BY BETTY FREEMAN
Whidbey Life Magazine Contributor
February 11, 2014
Artist Rob Schouten’s life has been one of recognizing and perfecting his own gifts while appreciating and celebrating the gifts of others.
“I always liked to draw,” said Schouten, who was born and raised in Rotterdam, Holland. “My dad was an architectural draftsman so he always came home with old blueprints I used to draw on.”
After attending traditional Dutch public schools, vocational testing channeled Schouten to a graphic arts school that he attended four years, earning the equivalent of a Master’s in graphic design.
“I worked in a printing office, an ad agency, and a graphic supply company,” said Schouten. “None of these jobs encouraged me to be innovative. Instead I learned how thought-out and manipulative everything is in advertising.”
Even at age 22, Schouten knew he needed his spiritual values to integrate with his work.
“I felt at odds with my conscience using my artistic talents to sell more cars and appliances,” said Schouten. “I got depressed, then I decided to quit my job and travel to America on my savings.” He’d visited the U.S. prior to coming here in the fall of 1979, and he had friends in the Washington, D.C. area.
“They introduced me to some other friends and I hitched a ride with the new friends to Seattle,” he said. “I liked Seattle, and I wanted to explore it more, so I stayed.”
In Seattle, Schouten met other artists who sold their work from the day stalls at Pike Place Market. He first got a job selling someone else’s pottery at the Market, then decided to try selling prints of his own black and white drawings.
“That’s when I started to take the drawing more seriously,” he said. Schouten has long had an interest in surrealism. At the age of 13, he attended an exhibition of Salvador Dali’s works in Rotterdam. “I was simply blown away by one piece after another,” he said. “And then I saw Magritte’s work at another exhibition.”
“I adored M.C. Escher’s optical illusions too,” said Schouten. “And the 19th Century symbolists also influenced me.”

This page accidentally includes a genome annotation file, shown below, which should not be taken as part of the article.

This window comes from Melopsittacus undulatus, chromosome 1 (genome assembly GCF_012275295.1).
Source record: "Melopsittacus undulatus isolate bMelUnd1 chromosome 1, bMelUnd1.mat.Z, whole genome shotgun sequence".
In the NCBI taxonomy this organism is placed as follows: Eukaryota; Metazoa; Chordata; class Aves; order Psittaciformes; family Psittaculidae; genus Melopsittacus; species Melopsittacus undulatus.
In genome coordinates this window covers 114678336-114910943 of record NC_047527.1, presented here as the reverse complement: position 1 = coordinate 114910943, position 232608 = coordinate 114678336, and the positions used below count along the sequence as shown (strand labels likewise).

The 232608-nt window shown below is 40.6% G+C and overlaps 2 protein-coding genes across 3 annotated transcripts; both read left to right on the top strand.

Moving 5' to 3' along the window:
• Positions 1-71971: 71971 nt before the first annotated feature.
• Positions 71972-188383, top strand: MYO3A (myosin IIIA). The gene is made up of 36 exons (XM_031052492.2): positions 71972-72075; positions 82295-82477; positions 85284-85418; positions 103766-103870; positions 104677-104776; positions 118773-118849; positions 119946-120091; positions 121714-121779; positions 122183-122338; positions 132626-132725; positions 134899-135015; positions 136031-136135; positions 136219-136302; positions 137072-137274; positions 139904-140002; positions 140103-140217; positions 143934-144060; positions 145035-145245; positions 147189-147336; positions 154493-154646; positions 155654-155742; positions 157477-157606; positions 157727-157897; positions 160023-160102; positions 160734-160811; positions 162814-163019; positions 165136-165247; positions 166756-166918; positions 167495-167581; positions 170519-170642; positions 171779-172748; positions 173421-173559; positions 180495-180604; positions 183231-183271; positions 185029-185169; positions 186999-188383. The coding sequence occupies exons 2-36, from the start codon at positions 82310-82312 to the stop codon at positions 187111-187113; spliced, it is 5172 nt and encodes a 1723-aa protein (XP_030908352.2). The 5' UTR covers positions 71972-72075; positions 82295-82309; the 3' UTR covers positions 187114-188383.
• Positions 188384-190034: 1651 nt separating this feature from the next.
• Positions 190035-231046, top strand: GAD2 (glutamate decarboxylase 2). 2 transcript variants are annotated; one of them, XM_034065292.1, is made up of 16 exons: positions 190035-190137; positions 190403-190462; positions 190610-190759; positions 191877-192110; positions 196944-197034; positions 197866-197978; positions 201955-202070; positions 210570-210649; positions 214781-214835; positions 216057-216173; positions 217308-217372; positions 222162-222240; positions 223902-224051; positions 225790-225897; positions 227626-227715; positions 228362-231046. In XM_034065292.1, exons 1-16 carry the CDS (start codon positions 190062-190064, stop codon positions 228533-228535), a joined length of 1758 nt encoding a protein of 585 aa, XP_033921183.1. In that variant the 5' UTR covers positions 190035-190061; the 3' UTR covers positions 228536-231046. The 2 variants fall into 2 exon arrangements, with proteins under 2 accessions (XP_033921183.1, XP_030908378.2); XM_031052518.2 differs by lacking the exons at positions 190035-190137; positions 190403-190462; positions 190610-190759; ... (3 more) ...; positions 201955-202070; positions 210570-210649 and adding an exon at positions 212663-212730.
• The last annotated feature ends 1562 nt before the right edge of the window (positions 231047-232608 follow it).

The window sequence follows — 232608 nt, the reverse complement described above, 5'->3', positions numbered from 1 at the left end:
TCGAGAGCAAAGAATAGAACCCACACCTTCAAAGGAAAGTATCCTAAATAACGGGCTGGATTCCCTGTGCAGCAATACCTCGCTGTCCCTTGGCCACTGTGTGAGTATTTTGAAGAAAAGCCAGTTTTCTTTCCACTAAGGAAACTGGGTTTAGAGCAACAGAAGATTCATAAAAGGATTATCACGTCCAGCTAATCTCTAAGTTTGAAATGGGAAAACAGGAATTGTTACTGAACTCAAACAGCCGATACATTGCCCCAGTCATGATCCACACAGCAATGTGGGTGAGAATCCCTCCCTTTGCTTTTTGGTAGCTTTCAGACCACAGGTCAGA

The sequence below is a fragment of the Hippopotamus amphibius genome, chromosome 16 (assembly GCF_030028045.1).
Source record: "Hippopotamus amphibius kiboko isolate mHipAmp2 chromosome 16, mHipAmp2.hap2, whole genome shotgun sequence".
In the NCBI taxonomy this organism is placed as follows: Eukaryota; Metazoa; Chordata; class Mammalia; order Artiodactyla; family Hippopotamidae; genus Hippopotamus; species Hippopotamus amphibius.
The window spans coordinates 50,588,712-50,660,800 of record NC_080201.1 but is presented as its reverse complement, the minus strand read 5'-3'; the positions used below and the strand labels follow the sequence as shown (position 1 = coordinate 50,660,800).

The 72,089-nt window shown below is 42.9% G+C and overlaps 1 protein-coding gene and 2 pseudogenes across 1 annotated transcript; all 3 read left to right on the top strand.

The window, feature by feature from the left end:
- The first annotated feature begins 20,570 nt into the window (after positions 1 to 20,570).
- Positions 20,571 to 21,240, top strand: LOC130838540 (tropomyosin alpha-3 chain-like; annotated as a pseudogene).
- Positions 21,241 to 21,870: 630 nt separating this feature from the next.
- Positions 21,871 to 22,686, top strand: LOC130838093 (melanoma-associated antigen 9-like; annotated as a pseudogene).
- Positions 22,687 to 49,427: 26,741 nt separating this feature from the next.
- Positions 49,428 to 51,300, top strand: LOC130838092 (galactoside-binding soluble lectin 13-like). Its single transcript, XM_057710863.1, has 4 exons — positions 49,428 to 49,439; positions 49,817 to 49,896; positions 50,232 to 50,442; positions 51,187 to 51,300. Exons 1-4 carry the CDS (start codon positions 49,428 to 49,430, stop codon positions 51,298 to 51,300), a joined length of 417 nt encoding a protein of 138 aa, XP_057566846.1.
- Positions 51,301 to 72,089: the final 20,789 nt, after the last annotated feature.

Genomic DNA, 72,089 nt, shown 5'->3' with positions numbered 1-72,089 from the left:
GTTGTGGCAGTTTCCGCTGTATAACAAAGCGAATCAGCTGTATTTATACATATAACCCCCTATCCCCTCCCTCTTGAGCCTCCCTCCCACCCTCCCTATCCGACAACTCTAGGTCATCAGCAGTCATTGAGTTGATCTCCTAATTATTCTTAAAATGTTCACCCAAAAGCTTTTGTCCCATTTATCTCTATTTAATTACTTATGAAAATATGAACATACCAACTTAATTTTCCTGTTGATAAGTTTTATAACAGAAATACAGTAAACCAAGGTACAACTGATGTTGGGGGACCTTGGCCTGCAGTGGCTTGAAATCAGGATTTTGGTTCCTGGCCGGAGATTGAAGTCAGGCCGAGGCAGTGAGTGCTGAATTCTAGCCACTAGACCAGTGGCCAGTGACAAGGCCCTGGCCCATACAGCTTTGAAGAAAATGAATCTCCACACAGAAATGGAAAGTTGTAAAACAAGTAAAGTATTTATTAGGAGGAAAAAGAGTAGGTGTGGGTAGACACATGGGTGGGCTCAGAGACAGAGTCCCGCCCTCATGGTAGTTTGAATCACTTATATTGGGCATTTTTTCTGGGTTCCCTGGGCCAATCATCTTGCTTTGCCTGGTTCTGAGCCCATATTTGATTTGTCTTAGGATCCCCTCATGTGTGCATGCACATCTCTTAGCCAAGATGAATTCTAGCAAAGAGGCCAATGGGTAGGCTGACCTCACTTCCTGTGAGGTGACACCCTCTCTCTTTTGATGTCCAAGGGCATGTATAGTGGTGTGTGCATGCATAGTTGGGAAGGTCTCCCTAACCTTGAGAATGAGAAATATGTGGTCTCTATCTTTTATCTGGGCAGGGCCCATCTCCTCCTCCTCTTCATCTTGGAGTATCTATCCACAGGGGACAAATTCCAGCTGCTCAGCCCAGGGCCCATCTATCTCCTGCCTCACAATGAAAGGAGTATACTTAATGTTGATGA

Books discovered in Seattle’s Shorey’s Bookstore furthered his interest in symbolism, Eastern mysticism, quantum physics and Jungian psychology. “Books like ‘The Dancing Wu Li Masters’ by Gary Zukav and ‘The Tao of Physics’ by Fritjoff Capra opened up my visual imagination of how these ideas could be expressed in images,” said Schouten. “Once I let the concept sink in that we’re all interacting waves and particles I was awed by the sacred miracle of it all.”
Schouten spent three years at Pike Place Market selling his work, until he realized it was time for a change. “I understood that what I wanted to paint and what would sell at the Market were opposites,” he said.
During his “apprenticeship” at the Market, he learned to mat and frame his work. Schouten had about a dozen images made into limited edition prints. He also started doing watercolors and learned the importance of using archival papers and pigments with the highest degree of light fastness.
Two events changed his life course in 1983. “I started a gallery in Pioneer Square with a partner, Carolyn Harkness, and I moved to Whidbey Island,” he said. “I fell in love with Whidbey the first time I came here.”
Working in the gallery three days a week and roughing it on Whidbey Island in a cabin on East Harbor Road gave him added skills that would serve him well later. “I kept painting and approaching other galleries. I was accepted at the Kirsten Gallery in Seattle and into the Marine Art show at a La Conner Gallery in 1983,” he said.